Does the entertainment industry have reason to complain?
// Posted by Kelsey on 01/20/2012 (11:58 PM)
The backlash over SOPA/PIPA is nothing new, however it seems to be the most potent protest that internet copyright laws have seen. To fully understand what the entertainment industry is asking it would seem logical to mention and explain the current copyright laws. Laws include the Digital Millennium Copyright Act, the Anti-Counterfeiting Trade Agreement, and the No Electronic Theft Act
The DMCA says
- It is a civil offense if you even try to bypass copyright devices
- Harsher penalties for copyright infractions
- Illegal to make technologies capable of pirating videos (even if that is not the intention of the device)
- Holds users responsible, not Internet Service Providers(ISP)
- However, the ISP must immediately block access to the content in question. Otherwise they can be held responsible
- ISPs will also be held accountable for what their users post
- If copyrighted information is sent your access to the internet could be cancelled
- To prevent the above monitoring of those who purchase copyrighted material will be increased
- Purchased content under copyright cannot be shared with anyone since you are the only one who paid for it.
- Applies in the US, Australia, Canada, Japan, Morocco, New Zealand, Singapore, and South Korea.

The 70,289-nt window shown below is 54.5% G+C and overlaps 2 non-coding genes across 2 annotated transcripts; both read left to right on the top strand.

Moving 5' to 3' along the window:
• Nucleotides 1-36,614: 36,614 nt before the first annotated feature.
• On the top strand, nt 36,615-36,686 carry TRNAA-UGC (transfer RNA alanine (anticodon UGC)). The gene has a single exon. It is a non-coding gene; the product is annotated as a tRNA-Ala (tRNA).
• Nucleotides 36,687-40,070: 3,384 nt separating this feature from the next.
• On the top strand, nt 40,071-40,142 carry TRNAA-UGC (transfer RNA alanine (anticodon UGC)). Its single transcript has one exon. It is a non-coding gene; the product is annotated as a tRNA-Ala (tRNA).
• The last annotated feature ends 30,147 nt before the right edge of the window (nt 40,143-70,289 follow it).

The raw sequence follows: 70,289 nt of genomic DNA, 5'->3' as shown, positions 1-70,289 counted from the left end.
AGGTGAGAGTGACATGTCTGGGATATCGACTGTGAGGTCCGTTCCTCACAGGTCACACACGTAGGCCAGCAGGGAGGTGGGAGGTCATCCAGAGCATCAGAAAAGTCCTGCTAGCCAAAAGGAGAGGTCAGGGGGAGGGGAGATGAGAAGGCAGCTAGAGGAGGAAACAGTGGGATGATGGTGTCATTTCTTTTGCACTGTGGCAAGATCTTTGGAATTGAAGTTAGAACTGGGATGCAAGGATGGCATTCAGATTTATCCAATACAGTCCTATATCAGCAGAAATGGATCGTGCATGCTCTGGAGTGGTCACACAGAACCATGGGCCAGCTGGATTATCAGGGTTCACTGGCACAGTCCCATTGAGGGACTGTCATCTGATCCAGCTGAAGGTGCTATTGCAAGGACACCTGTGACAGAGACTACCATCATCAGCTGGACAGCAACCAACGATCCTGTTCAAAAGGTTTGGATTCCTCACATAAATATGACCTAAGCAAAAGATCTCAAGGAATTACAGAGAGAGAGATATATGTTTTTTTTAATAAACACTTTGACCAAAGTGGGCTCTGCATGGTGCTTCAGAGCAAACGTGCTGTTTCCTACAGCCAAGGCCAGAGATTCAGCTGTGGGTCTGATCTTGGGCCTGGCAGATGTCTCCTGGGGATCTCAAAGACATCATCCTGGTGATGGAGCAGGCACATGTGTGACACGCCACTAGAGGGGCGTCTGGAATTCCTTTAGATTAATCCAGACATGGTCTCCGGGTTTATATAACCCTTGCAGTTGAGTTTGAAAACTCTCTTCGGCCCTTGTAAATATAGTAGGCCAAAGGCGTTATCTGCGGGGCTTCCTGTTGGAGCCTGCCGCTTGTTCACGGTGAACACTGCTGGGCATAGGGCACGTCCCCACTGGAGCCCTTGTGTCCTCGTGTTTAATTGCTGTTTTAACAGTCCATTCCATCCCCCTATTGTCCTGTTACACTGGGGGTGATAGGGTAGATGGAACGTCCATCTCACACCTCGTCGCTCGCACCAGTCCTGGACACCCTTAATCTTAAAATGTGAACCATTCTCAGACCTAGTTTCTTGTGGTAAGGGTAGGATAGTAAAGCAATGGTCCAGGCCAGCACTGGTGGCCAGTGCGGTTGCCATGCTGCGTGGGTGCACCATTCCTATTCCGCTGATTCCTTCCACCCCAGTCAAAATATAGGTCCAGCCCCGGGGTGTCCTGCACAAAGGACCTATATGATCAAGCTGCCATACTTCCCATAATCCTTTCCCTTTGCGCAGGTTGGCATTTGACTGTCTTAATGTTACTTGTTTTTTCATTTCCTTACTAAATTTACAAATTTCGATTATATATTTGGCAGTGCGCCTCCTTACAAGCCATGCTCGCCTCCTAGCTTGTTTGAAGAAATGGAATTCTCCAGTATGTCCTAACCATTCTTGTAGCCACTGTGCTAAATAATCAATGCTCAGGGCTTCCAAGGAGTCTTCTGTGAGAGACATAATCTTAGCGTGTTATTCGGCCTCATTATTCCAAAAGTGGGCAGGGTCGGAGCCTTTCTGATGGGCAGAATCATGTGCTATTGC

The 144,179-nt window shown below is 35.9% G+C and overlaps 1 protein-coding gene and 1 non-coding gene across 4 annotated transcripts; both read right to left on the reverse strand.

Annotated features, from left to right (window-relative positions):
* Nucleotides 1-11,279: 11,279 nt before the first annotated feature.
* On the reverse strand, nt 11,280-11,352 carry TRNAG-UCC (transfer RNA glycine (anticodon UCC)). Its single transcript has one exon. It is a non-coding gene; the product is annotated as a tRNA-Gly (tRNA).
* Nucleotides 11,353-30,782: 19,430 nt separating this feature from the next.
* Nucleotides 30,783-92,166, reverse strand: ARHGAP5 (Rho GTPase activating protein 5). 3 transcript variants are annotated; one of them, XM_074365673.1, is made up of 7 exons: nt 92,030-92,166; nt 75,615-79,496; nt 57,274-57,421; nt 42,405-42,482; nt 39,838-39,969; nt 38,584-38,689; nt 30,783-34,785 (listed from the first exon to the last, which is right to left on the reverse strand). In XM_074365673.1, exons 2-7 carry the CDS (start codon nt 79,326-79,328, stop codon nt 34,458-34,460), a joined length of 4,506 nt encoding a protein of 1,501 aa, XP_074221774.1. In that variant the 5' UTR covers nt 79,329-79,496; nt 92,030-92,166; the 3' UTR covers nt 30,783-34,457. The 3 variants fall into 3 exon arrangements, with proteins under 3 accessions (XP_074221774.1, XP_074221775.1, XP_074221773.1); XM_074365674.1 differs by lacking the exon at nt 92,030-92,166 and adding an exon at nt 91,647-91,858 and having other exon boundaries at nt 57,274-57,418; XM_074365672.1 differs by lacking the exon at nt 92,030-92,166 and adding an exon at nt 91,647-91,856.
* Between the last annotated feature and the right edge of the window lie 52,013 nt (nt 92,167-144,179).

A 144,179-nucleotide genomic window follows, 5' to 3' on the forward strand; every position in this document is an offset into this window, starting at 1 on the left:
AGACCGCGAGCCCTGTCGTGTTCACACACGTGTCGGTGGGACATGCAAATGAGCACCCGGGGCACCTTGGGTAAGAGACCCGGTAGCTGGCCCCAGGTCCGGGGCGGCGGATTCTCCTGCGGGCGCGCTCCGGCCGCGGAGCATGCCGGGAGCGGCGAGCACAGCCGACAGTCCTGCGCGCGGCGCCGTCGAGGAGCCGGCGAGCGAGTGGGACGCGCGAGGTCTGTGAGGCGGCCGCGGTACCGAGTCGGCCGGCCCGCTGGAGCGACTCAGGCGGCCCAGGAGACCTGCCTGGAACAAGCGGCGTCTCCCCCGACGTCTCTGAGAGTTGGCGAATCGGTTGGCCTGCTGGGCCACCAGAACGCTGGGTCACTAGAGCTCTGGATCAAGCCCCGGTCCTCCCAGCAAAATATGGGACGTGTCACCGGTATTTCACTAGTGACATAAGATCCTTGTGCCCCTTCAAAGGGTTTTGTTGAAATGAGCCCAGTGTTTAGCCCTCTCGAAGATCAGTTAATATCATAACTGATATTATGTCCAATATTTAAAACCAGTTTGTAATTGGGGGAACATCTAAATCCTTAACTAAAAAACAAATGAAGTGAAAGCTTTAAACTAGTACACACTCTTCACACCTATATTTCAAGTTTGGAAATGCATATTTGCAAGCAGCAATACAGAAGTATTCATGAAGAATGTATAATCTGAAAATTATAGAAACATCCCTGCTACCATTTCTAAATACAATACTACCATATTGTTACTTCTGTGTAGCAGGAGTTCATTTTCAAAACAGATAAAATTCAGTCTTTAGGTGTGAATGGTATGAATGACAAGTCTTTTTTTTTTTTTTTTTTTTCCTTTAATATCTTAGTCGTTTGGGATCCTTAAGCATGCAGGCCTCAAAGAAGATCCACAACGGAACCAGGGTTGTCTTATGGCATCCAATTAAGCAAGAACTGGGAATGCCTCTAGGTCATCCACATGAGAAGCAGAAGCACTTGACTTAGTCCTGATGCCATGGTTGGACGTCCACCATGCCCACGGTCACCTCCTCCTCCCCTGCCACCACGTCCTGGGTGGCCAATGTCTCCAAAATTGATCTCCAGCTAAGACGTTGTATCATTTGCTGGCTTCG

- Allows for criminal prosecution of individuals who have infringed on a copyright regardless of whether or not it has been used for financial gain. (5 years in prison/$250,000 in fees)
Stop Online Piracy Act/Protect IP Act
- Anyone found streaming copyrighted content without permission 10 or more times within six months should face up to five years in prison.
- Websites could be sued for “enabling or facilitating” piracy. Which is where the risk of an entire website being shut down is found because it contains a link to a suspected site.
- Advertisers could be outlawed from doing business with alleged copyright infringers. SOPA also calls for search engines to remove infringing sites from their results, PIPA does not include this
- Outlaw sites from containing information about how to access blocked sites.
So, the internet changing as we know it may not be such an outlandish claim. The interesting thing is that most of the entertainment company’s copyright issues are with websites run in foreign countries. Call me crazy but I don’t think our laws apply in foreign countries making all of this a moot point in the first place. Granted, theft in any case needs to be dealt with but these laws are the wrong way to go about it as puts our freedom of speech at too great a risk. Plus, the legal actions to be taken when copyright is infringed upon, are already quite effective at both removing content and punishing those who broke the law they just need to be enforced, megaupload being a prime example. It may be frank to say but, it seems that the entertainment industry needs to suck it up and stick with the protective laws they already have and leave the freedom of the internet alone.